Clarke stressed that the focus should not be on her, but on the actions and behaviour of the Maltese government. Last November, the Maltese government submitted a report to the UN in which no mention was made of the Daphne Caruana Galizia case when it came to freedom of expression. The behaviour of the Maltese government — an EU government — only showed its poor understanding of human rights and freedom of expression, Clarke said.

She said she enjoyed far better protection than journalists or protesters fighting for justice in Malta. Clarke, who has been working with the UN for over 11 years, said that she had never experienced such behaviour before. She expressed her concerned that “that the Maltese government feels it can act this way,” describing the situation as ‘scary’. She stressed that Maltese civil society members and their human rights must be protected. She stressed that this was unacceptable behaviour from an EU state, and that such behaviour needed to change.

Clarke says she expects an apology and a guarantee that Maltese journalists and activists will be safeguarded, adding that the coalition comprised of PEN International, CSJ, RFJ, EFJ and ECPMF — the world’s leading experts on freedom of expression — consider the incident an unacceptable reprisal against civil society engaging in human rights advocacy at the United Nations.

The European Centre for Press and Media Freedom has also described Mangion’s behaviour as unacceptable, demanding that the Maltese government hold him to account and issue an immediate apology.

Mangion reacts

Sandro Mangion said he was upset at Clarke's decision to use the high-level event to "launch unfounded claims" against the Foreign Minister in relation to the Caruana Galizia murder case.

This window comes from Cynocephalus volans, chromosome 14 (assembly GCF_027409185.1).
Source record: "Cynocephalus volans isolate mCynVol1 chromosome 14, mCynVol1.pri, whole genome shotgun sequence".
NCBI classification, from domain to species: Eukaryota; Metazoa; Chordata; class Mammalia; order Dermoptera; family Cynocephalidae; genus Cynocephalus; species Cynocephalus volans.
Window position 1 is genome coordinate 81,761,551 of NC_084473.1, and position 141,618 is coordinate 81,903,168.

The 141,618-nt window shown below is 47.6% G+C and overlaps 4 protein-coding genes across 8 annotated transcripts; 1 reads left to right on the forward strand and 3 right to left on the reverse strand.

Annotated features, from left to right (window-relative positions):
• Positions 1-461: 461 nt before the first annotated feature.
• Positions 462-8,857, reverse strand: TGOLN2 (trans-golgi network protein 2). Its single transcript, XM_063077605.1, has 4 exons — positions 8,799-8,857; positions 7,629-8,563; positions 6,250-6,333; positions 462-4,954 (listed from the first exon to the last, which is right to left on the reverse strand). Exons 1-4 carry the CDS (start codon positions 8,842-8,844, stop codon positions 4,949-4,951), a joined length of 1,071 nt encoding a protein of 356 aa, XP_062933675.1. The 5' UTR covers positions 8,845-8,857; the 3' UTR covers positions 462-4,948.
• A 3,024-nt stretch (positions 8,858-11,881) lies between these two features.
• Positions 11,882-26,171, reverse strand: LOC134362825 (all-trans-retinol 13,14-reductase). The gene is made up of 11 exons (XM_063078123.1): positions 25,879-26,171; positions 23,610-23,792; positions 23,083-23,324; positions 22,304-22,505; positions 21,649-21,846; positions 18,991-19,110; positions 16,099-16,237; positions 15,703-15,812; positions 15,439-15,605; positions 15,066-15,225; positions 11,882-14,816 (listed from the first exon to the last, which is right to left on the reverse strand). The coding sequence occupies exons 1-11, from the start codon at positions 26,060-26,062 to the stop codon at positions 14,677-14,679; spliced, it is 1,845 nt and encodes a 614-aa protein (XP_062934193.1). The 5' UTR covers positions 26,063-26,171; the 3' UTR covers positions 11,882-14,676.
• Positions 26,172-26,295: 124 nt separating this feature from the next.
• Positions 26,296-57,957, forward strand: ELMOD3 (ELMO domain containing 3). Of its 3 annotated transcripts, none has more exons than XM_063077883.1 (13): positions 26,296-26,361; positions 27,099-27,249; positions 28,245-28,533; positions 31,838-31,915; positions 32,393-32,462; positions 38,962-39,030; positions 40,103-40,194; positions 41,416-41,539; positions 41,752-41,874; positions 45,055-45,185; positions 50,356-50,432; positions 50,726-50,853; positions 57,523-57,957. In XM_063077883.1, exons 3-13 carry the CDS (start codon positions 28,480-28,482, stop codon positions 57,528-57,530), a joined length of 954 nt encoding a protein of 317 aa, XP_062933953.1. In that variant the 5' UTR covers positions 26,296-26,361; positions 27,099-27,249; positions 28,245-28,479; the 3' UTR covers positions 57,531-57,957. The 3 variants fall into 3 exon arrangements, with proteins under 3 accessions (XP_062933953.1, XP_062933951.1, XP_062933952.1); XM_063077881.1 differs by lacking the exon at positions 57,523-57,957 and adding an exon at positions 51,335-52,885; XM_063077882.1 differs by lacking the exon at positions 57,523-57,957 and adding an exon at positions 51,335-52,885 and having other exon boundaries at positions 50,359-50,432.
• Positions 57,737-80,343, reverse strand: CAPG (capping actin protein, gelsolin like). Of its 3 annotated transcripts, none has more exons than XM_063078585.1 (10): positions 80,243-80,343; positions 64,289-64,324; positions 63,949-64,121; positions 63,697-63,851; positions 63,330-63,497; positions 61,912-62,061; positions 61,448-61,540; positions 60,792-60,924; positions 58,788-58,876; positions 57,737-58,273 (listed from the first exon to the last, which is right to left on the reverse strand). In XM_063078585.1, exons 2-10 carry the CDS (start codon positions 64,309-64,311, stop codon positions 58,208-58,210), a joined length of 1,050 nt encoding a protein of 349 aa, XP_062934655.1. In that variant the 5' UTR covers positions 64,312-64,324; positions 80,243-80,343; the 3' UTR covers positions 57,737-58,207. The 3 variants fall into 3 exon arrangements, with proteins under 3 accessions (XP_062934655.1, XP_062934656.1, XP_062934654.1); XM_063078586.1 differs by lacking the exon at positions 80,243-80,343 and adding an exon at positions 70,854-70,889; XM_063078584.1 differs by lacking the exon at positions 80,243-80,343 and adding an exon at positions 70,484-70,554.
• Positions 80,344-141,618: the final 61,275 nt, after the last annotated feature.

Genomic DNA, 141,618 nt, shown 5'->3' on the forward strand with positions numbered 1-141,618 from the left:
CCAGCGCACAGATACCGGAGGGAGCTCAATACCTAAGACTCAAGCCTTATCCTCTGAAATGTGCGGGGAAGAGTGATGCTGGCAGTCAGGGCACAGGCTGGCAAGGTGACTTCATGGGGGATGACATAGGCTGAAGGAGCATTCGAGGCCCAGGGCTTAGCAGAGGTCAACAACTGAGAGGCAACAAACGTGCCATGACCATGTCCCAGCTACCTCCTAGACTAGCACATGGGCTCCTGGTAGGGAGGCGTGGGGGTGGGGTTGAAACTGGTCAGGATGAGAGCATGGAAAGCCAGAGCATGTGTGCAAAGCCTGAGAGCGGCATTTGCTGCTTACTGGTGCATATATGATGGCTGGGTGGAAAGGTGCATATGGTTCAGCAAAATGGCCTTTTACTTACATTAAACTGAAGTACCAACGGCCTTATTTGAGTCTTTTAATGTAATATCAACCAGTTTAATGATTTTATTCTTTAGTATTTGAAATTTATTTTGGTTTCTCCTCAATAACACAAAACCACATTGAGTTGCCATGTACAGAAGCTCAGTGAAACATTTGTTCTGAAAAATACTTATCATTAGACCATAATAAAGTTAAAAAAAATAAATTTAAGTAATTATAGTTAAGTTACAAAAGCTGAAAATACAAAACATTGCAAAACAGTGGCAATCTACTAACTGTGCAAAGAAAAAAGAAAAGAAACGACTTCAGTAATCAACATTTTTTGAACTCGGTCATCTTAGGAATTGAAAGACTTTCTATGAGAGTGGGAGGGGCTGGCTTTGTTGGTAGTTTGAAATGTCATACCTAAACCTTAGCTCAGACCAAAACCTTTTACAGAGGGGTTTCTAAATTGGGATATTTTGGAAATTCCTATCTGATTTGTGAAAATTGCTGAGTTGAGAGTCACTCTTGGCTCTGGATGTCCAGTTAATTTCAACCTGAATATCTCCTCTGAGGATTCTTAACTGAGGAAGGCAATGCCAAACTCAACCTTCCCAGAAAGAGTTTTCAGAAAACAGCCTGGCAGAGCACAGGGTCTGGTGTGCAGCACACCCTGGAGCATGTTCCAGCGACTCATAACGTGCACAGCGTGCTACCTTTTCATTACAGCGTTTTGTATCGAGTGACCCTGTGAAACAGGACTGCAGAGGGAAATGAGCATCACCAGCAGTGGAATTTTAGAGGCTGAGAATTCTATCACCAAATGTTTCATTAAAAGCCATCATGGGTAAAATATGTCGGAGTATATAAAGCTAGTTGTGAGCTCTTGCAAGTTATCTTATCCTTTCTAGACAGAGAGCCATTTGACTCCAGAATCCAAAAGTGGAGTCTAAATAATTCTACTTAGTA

He apologised for the choice of words and insisted he was not referring to Clarke on a personal level but to the "unscrupulous network" that was feeding her unproven allegations.

"I think some context needs to be provided: Ms Clarke came to sit on one of the chairs reserved for Malta at the event and asked me for a copy of the Minister’s speech, to which request I obliged. She then started launching accusations at Malta’s Foreign Minister. Each time he attempted to give a reply, she was not interested in listening and simply kept throwing back at him the same allegations," Mangion said.

At one point, Abela rose from his seat and began to walk towards the exit to leave for the next appointment, with Clarke in tow.

"It was at that point that, as I felt she was acting in an inappropriate manner and that she should have engaged the minister outside, calmly, I uttered the words “biased” and “shithole” in a low voice. I apologise profusely if any offence was taken, but I was certainly not referring to Sarah Clarke herself. I used those words to refer to the unscrupulous network by which she is obviously being fed unproven allegations that she kept parroting without having bothered to check her facts," Mangion insisted.

"The Foreign Minister has never shied away from conversations of this kind - she could have sought a private conversation, if indeed she was interested in getting answers to her allegations," Mangion said.